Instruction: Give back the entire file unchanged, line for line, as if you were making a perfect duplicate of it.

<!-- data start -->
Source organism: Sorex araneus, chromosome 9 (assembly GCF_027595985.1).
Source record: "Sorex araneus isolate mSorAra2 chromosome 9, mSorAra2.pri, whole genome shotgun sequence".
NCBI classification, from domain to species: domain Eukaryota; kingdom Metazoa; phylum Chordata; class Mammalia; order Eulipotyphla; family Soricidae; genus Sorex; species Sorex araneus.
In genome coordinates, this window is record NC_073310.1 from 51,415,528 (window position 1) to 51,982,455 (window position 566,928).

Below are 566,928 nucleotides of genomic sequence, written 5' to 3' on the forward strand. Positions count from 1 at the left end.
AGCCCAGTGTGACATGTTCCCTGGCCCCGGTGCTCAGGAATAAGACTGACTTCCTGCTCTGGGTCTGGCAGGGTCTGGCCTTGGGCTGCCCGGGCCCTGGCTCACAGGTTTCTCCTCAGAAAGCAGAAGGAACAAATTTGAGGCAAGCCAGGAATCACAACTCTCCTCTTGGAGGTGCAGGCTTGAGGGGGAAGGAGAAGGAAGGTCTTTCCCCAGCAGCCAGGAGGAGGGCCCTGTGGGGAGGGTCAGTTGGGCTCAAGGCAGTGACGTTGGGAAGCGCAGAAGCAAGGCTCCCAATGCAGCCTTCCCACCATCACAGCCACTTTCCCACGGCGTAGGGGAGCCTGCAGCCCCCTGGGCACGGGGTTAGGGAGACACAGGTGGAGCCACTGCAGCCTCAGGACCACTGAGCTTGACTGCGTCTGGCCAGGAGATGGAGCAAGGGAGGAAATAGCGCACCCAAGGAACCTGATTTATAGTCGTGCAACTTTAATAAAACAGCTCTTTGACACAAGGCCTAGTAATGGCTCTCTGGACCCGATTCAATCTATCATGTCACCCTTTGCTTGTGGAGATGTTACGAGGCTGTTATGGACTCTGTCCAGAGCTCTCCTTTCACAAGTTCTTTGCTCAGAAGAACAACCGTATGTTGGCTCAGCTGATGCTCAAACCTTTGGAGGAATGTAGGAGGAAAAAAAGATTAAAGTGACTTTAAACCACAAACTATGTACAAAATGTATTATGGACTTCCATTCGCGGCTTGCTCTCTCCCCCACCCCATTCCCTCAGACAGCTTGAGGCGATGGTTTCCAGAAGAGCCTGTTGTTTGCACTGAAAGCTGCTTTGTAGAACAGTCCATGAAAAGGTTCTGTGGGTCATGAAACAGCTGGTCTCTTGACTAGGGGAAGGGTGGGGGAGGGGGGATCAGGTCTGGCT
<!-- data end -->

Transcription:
Source organism: Sorex araneus, chromosome 9 (assembly GCF_027595985.1).
Source record: "Sorex araneus isolate mSorAra2 chromosome 9, mSorAra2.pri, whole genome shotgun sequence".
NCBI classification, from domain to species: domain Eukaryota; kingdom Metazoa; phylum Chordata; class Mammalia; order Eulipotyphla; family Soricidae; genus Sorex; species Sorex araneus.
In genome coordinates, this window is record NC_073310.1 from 51,415,528 (window position 1) to 51,982,455 (window position 566,928).

Below are 566,928 nucleotides of genomic sequence, written 5' to 3' on the forward strand. Positions count from 1 at the left end.
AGCCCAGTGTGACATGTTCCCTGGCCCCGGTGCTCAGGAATAAGACTGACTTCCTGCTCTGGGTCTGGCAGGGTCTGGCCTTGGGCTGCCCGGGCCCTGGCTCACAGGTTTCTCCTCAGAAAGCAGAAGGAACAAATTTGAGGCAAGCCAGGAATCACAACTCTCCTCTTGGAGGTGCAGGCTTGAGGGGGAAGGAGAAGGAAGGTCTTTCCCCAGCAGCCAGGAGGAGGGCCCTGTGGGGAGGGTCAGTTGGGCTCAAGGCAGTGACGTTGGGAAGCGCAGAAGCAAGGCTCCCAATGCAGCCTTCCCACCATCACAGCCACTTTCCCACGGCGTAGGGGAGCCTGCAGCCCCCTGGGCACGGGGTTAGGGAGACACAGGTGGAGCCACTGCAGCCTCAGGACCACTGAGCTTGACTGCGTCTGGCCAGGAGATGGAGCAAGGGAGGAAATAGCGCACCCAAGGAACCTGATTTATAGTCGTGCAACTTTAATAAAACAGCTCTTTGACACAAGGCCTAGTAATGGCTCTCTGGACCCGATTCAATCTATCATGTCACCCTTTGCTTGTGGAGATGTTACGAGGCTGTTATGGACTCTGTCCAGAGCTCTCCTTTCACAAGTTCTTTGCTCAGAAGAACAACCGTATGTTGGCTCAGCTGATGCTCAAACCTTTGGAGGAATGTAGGAGGAAAAAAAGATTAAAGTGACTTTAAACCACAAACTATGTACAAAATGTATTATGGACTTCCATTCGCGGCTTGCTCTCTCCCCCACCCCATTCCCTCAGACAGCTTGAGGCGATGGTTTCCAGAAGAGCCTGTTGTTTGCACTGAAAGCTGCTTTGTAGAACAGTCCATGAAAAGGTTCTGTGGGTCATGAAACAGCTGGTCTCTTGACTAGGGGAAGGGTGGGGGAGGGGGGATCAGGTCTGGCT